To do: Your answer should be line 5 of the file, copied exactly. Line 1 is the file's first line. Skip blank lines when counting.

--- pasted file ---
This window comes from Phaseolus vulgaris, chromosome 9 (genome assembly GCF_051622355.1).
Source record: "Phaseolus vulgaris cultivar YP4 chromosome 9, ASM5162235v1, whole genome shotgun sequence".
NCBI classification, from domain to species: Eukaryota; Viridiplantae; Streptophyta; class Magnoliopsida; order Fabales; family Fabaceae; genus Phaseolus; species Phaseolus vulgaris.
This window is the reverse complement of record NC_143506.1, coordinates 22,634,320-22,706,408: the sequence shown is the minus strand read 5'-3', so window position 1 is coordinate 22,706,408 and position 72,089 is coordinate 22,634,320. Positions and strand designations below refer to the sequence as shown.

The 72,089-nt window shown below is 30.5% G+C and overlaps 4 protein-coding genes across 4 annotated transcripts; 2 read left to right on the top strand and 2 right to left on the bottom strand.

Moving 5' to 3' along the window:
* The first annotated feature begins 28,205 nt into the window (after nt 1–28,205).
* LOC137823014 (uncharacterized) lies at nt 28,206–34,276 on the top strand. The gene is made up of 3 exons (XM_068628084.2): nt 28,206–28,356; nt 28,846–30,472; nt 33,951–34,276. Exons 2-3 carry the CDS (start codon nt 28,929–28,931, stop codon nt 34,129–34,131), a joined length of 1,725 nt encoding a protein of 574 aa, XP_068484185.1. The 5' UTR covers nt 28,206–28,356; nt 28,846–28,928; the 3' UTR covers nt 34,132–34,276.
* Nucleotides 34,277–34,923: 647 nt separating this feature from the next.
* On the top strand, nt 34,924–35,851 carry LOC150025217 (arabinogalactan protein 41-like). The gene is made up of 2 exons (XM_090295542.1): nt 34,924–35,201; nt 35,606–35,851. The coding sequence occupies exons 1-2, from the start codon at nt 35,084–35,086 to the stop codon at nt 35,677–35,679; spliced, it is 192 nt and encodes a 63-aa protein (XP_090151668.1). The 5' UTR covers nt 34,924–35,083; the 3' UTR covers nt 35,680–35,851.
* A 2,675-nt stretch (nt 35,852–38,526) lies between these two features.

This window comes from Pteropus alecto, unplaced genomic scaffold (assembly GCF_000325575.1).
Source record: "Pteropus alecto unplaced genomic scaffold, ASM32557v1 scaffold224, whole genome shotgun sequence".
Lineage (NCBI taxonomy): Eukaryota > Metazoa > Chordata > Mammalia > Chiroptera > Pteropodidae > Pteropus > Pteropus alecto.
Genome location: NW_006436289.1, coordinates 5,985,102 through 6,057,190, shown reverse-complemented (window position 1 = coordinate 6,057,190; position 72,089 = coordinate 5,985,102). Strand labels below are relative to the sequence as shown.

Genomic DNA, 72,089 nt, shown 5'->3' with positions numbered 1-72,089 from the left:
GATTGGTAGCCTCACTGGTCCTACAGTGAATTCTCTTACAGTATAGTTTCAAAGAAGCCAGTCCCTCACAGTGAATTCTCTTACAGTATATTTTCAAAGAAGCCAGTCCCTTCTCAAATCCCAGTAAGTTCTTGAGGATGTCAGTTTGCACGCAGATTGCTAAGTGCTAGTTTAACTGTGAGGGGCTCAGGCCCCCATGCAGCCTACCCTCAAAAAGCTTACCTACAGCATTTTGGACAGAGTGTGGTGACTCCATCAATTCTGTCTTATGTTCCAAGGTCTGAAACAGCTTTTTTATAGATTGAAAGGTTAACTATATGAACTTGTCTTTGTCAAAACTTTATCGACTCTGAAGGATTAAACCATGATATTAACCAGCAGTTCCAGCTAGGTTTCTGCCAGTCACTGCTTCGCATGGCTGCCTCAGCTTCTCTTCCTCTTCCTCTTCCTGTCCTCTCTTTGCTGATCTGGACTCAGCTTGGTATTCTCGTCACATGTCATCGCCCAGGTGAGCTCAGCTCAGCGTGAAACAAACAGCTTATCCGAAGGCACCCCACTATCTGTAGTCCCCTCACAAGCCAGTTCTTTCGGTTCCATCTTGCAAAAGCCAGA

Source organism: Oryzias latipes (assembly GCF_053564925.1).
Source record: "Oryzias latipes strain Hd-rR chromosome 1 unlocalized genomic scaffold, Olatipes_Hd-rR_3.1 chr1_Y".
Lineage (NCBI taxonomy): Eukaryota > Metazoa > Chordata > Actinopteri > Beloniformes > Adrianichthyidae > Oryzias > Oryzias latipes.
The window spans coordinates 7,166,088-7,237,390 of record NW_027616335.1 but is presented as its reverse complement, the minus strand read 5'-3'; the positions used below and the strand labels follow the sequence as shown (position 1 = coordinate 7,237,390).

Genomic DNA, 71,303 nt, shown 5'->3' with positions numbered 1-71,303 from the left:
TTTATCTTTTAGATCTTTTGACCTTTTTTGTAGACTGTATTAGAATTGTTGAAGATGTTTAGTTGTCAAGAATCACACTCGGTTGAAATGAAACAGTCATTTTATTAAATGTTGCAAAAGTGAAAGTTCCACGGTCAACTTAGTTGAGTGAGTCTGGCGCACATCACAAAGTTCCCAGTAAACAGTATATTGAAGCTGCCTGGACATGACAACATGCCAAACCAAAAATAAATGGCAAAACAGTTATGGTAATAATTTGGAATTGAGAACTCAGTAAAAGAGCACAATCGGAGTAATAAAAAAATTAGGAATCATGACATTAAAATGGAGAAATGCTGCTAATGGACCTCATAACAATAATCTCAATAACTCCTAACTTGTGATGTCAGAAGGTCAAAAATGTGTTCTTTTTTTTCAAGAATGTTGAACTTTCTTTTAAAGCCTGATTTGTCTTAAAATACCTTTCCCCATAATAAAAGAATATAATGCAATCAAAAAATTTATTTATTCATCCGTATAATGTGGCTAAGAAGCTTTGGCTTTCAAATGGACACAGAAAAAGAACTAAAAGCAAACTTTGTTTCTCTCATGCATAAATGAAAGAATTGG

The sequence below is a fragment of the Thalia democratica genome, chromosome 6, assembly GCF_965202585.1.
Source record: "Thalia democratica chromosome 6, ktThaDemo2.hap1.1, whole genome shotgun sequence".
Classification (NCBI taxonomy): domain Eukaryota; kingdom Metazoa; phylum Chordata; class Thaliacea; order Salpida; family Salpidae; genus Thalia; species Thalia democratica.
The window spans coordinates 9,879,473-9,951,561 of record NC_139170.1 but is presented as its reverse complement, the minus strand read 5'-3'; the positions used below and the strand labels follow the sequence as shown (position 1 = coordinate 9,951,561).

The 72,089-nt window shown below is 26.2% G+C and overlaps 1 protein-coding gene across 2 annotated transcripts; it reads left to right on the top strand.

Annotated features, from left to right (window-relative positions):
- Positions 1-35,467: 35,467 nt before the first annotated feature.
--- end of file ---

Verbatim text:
The 72,089-nt window shown below is 30.5% G+C and overlaps 4 protein-coding genes across 4 annotated transcripts; 2 read left to right on the top strand and 2 right to left on the bottom strand.